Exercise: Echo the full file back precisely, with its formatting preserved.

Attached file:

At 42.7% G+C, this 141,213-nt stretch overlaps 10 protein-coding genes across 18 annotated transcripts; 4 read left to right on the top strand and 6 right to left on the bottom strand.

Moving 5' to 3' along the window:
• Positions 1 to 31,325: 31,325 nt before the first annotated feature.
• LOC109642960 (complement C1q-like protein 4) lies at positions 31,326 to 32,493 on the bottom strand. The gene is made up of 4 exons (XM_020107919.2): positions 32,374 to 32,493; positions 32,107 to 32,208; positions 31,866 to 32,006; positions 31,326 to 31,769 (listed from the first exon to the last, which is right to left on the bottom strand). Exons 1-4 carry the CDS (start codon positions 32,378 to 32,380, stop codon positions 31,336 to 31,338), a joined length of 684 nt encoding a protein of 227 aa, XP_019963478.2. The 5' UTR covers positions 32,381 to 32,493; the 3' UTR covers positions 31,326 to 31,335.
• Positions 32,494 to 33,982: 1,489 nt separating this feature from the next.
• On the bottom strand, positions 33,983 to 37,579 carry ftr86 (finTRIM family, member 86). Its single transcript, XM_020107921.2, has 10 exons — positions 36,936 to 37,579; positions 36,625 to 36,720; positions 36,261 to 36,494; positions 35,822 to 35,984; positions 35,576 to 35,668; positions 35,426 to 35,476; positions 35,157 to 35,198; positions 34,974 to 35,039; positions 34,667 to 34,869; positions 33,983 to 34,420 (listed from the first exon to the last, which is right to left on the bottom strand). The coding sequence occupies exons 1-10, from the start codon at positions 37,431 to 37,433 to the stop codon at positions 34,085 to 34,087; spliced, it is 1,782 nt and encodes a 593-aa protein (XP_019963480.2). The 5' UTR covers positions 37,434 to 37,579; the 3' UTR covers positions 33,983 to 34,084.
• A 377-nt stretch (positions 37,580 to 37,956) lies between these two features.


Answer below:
At 42.7% G+C, this 141,213-nt stretch overlaps 10 protein-coding genes across 18 annotated transcripts; 4 read left to right on the top strand and 6 right to left on the bottom strand.

Moving 5' to 3' along the window:
• Positions 1 to 31,325: 31,325 nt before the first annotated feature.
• LOC109642960 (complement C1q-like protein 4) lies at positions 31,326 to 32,493 on the bottom strand. The gene is made up of 4 exons (XM_020107919.2): positions 32,374 to 32,493; positions 32,107 to 32,208; positions 31,866 to 32,006; positions 31,326 to 31,769 (listed from the first exon to the last, which is right to left on the bottom strand). Exons 1-4 carry the CDS (start codon positions 32,378 to 32,380, stop codon positions 31,336 to 31,338), a joined length of 684 nt encoding a protein of 227 aa, XP_019963478.2. The 5' UTR covers positions 32,381 to 32,493; the 3' UTR covers positions 31,326 to 31,335.
• Positions 32,494 to 33,982: 1,489 nt separating this feature from the next.
• On the bottom strand, positions 33,983 to 37,579 carry ftr86 (finTRIM family, member 86). Its single transcript, XM_020107921.2, has 10 exons — positions 36,936 to 37,579; positions 36,625 to 36,720; positions 36,261 to 36,494; positions 35,822 to 35,984; positions 35,576 to 35,668; positions 35,426 to 35,476; positions 35,157 to 35,198; positions 34,974 to 35,039; positions 34,667 to 34,869; positions 33,983 to 34,420 (listed from the first exon to the last, which is right to left on the bottom strand). The coding sequence occupies exons 1-10, from the start codon at positions 37,431 to 37,433 to the stop codon at positions 34,085 to 34,087; spliced, it is 1,782 nt and encodes a 593-aa protein (XP_019963480.2). The 5' UTR covers positions 37,434 to 37,579; the 3' UTR covers positions 33,983 to 34,084.
• A 377-nt stretch (positions 37,580 to 37,956) lies between these two features.